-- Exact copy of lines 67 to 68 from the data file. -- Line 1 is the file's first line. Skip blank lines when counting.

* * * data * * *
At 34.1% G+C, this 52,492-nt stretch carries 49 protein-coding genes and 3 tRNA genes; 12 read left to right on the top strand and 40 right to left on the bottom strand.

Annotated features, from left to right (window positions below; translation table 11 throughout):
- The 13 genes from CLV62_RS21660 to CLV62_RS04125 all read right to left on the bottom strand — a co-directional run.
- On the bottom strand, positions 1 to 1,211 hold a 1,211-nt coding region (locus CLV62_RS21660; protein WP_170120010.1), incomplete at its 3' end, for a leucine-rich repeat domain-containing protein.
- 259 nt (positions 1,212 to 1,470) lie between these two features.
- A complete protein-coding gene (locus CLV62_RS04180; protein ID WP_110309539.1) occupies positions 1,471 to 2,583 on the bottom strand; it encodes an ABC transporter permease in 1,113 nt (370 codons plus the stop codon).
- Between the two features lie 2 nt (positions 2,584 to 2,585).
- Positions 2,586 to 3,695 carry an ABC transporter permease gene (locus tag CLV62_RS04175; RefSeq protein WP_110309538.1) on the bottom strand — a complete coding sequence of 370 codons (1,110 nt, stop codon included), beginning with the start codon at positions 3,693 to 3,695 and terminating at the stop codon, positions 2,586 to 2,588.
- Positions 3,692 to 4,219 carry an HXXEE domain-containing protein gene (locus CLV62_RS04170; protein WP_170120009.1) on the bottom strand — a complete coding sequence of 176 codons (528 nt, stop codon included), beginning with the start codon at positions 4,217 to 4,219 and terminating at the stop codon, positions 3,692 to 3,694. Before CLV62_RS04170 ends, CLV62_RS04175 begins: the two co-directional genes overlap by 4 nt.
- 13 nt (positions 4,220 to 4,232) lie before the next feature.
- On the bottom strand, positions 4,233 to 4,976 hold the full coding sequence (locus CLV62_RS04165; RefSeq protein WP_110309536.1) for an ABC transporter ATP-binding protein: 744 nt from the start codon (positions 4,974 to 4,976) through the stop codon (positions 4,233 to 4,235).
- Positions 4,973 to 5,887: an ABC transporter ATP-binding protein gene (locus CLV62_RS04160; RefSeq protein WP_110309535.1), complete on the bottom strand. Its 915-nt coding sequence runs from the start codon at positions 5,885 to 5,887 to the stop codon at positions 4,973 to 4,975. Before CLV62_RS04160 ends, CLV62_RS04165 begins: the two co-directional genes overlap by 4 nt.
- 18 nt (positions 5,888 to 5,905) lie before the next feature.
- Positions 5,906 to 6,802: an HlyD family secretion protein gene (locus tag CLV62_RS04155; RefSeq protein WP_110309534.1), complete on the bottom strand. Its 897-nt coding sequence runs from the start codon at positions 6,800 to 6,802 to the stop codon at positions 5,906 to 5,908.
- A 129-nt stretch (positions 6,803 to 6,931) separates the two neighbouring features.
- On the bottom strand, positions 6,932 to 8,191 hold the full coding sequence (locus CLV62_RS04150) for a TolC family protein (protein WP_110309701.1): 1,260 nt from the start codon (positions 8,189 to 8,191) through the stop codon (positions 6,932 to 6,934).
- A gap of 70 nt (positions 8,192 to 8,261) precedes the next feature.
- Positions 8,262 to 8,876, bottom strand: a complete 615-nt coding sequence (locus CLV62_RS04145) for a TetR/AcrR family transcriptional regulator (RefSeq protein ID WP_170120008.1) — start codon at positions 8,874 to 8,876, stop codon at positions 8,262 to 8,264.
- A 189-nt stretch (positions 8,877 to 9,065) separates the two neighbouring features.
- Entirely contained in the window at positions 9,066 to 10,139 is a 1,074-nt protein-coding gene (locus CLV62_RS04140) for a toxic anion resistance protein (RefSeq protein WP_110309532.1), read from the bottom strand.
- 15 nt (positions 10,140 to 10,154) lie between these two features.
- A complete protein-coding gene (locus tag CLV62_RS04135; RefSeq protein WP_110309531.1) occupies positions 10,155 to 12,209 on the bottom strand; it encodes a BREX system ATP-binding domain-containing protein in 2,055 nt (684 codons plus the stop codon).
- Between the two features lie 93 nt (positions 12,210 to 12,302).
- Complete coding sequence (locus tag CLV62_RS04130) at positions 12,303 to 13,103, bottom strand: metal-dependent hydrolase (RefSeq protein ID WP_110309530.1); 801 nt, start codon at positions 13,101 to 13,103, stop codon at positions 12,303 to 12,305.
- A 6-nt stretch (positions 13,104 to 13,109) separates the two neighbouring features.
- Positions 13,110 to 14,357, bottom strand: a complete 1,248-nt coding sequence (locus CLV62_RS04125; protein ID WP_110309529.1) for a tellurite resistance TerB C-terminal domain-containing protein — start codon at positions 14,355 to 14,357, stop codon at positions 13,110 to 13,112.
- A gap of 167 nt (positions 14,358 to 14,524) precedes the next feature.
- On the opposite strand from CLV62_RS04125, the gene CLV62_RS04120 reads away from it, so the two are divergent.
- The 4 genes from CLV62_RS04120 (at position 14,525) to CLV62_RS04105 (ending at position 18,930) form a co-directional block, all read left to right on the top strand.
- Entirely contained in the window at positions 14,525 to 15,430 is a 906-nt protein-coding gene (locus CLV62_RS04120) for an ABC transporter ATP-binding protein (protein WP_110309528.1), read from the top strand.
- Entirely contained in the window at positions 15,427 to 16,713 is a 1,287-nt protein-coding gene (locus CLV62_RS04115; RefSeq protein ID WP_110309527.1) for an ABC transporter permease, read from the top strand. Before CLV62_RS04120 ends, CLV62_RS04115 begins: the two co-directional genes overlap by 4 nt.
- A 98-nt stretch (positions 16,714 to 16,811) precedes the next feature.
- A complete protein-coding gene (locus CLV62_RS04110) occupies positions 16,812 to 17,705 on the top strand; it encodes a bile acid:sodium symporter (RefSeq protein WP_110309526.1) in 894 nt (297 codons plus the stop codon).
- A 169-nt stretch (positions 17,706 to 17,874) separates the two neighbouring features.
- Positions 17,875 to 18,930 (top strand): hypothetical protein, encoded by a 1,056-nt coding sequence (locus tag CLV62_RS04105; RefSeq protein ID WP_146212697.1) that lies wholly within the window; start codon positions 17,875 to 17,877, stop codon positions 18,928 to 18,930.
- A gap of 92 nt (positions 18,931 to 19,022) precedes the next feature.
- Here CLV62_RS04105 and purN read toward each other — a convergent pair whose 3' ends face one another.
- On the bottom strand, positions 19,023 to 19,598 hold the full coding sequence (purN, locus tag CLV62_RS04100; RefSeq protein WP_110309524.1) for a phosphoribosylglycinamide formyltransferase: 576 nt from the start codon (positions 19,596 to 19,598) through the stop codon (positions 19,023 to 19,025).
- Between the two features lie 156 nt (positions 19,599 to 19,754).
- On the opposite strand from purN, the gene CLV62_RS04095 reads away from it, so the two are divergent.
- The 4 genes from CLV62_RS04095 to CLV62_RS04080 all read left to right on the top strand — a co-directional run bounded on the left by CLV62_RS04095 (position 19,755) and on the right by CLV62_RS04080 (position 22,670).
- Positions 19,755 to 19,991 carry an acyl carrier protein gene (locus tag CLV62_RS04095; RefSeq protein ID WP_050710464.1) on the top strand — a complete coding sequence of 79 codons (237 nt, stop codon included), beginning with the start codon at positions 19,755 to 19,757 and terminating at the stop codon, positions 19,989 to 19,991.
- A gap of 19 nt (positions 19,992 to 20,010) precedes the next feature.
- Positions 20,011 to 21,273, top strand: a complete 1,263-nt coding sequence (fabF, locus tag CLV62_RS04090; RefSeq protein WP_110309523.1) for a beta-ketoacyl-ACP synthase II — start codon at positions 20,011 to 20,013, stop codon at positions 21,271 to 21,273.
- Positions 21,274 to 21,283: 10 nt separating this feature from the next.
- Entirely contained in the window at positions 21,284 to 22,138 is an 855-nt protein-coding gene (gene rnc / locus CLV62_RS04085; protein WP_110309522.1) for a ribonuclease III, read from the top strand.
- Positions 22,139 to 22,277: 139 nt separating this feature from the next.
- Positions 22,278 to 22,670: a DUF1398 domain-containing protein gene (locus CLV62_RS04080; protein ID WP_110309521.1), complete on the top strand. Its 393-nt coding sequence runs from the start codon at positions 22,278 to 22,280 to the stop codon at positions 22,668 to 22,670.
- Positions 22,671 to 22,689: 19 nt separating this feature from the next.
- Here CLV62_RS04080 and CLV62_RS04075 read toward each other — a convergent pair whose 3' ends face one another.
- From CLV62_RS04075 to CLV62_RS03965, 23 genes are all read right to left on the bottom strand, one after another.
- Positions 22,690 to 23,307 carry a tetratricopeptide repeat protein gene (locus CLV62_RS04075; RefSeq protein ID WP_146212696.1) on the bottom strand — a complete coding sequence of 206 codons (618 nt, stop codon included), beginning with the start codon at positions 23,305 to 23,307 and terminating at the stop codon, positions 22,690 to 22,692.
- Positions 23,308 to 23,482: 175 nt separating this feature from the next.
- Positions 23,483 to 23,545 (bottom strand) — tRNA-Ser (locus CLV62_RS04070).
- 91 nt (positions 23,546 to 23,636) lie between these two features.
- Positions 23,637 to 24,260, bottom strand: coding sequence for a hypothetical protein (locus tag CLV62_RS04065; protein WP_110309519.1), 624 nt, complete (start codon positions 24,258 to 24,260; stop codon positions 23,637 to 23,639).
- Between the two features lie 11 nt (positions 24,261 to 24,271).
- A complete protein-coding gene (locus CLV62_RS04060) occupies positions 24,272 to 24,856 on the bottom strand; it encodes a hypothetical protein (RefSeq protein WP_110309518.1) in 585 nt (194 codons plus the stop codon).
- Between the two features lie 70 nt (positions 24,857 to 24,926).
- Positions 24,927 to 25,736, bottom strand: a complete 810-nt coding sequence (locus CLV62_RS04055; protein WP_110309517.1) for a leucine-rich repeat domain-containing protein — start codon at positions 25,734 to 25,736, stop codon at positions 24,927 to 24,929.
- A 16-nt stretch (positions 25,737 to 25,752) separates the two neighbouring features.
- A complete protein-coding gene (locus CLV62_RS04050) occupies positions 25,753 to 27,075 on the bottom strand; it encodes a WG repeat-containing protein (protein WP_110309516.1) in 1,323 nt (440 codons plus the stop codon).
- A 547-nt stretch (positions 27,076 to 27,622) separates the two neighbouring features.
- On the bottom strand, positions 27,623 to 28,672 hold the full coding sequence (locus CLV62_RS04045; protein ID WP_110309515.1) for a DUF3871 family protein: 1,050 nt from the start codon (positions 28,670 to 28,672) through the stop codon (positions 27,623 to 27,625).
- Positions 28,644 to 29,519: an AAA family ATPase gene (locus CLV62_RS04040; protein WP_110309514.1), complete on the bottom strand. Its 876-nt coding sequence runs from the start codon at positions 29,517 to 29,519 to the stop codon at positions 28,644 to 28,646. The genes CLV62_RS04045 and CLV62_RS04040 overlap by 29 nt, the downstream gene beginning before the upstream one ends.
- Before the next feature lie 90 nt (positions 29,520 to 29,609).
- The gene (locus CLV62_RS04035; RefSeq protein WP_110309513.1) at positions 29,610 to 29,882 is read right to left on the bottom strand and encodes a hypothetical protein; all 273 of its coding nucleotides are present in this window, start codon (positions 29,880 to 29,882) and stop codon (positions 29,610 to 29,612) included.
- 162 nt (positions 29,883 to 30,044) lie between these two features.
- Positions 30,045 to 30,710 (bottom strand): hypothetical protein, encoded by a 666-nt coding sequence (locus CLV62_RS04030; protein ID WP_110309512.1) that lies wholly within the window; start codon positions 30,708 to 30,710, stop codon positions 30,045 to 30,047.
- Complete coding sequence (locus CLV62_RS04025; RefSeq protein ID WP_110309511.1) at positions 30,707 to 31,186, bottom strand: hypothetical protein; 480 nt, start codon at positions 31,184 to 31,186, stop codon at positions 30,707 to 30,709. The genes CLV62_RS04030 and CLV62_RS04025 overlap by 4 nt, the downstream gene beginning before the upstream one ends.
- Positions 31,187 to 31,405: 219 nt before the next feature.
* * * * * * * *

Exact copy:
- The gene (locus CLV62_RS04035; RefSeq protein WP_110309513.1) at positions 29,610 to 29,882 is read right to left on the bottom strand and encodes a hypothetical protein; all 273 of its coding nucleotides are present in this window, start codon (positions 29,880 to 29,882) and stop codon (positions 29,610 to 29,612) included.
- 162 nt (positions 29,883 to 30,044) lie between these two features.